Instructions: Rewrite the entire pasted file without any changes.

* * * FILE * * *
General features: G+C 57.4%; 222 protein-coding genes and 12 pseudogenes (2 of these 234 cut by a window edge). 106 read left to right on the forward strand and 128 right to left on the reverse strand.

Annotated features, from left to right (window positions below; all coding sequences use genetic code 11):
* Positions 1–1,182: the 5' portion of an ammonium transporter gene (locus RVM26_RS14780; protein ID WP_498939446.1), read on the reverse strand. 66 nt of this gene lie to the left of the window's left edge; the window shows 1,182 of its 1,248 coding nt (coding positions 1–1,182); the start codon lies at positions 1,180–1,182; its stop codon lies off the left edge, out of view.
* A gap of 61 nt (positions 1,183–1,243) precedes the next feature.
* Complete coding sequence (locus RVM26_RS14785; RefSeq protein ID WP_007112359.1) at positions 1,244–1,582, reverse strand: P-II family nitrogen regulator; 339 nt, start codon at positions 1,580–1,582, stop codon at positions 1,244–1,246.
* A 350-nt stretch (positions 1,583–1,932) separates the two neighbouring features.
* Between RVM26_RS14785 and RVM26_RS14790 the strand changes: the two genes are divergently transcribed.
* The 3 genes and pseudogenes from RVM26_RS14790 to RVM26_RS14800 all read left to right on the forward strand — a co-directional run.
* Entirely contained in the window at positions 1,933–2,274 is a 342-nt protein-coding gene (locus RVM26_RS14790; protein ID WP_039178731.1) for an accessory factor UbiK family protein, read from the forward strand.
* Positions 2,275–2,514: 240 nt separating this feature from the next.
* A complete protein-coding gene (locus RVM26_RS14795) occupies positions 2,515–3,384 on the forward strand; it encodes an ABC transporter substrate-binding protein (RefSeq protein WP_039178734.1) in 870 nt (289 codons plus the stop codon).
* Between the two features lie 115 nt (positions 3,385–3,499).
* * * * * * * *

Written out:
General features: G+C 57.4%; 222 protein-coding genes and 12 pseudogenes (2 of these 234 cut by a window edge). 106 read left to right on the forward strand and 128 right to left on the reverse strand.

Annotated features, from left to right (window positions below; all coding sequences use genetic code 11):
* Positions 1–1,182: the 5' portion of an ammonium transporter gene (locus RVM26_RS14780; protein ID WP_498939446.1), read on the reverse strand. 66 nt of this gene lie to the left of the window's left edge; the window shows 1,182 of its 1,248 coding nt (coding positions 1–1,182); the start codon lies at positions 1,180–1,182; its stop codon lies off the left edge, out of view.
* A gap of 61 nt (positions 1,183–1,243) precedes the next feature.
* Complete coding sequence (locus RVM26_RS14785; RefSeq protein ID WP_007112359.1) at positions 1,244–1,582, reverse strand: P-II family nitrogen regulator; 339 nt, start codon at positions 1,580–1,582, stop codon at positions 1,244–1,246.
* A 350-nt stretch (positions 1,583–1,932) separates the two neighbouring features.
* Between RVM26_RS14785 and RVM26_RS14790 the strand changes: the two genes are divergently transcribed.
* The 3 genes and pseudogenes from RVM26_RS14790 to RVM26_RS14800 all read left to right on the forward strand — a co-directional run.
* Entirely contained in the window at positions 1,933–2,274 is a 342-nt protein-coding gene (locus RVM26_RS14790; protein ID WP_039178731.1) for an accessory factor UbiK family protein, read from the forward strand.
* Positions 2,275–2,514: 240 nt separating this feature from the next.
* A complete protein-coding gene (locus RVM26_RS14795) occupies positions 2,515–3,384 on the forward strand; it encodes an ABC transporter substrate-binding protein (RefSeq protein WP_039178734.1) in 870 nt (289 codons plus the stop codon).
* Between the two features lie 115 nt (positions 3,385–3,499).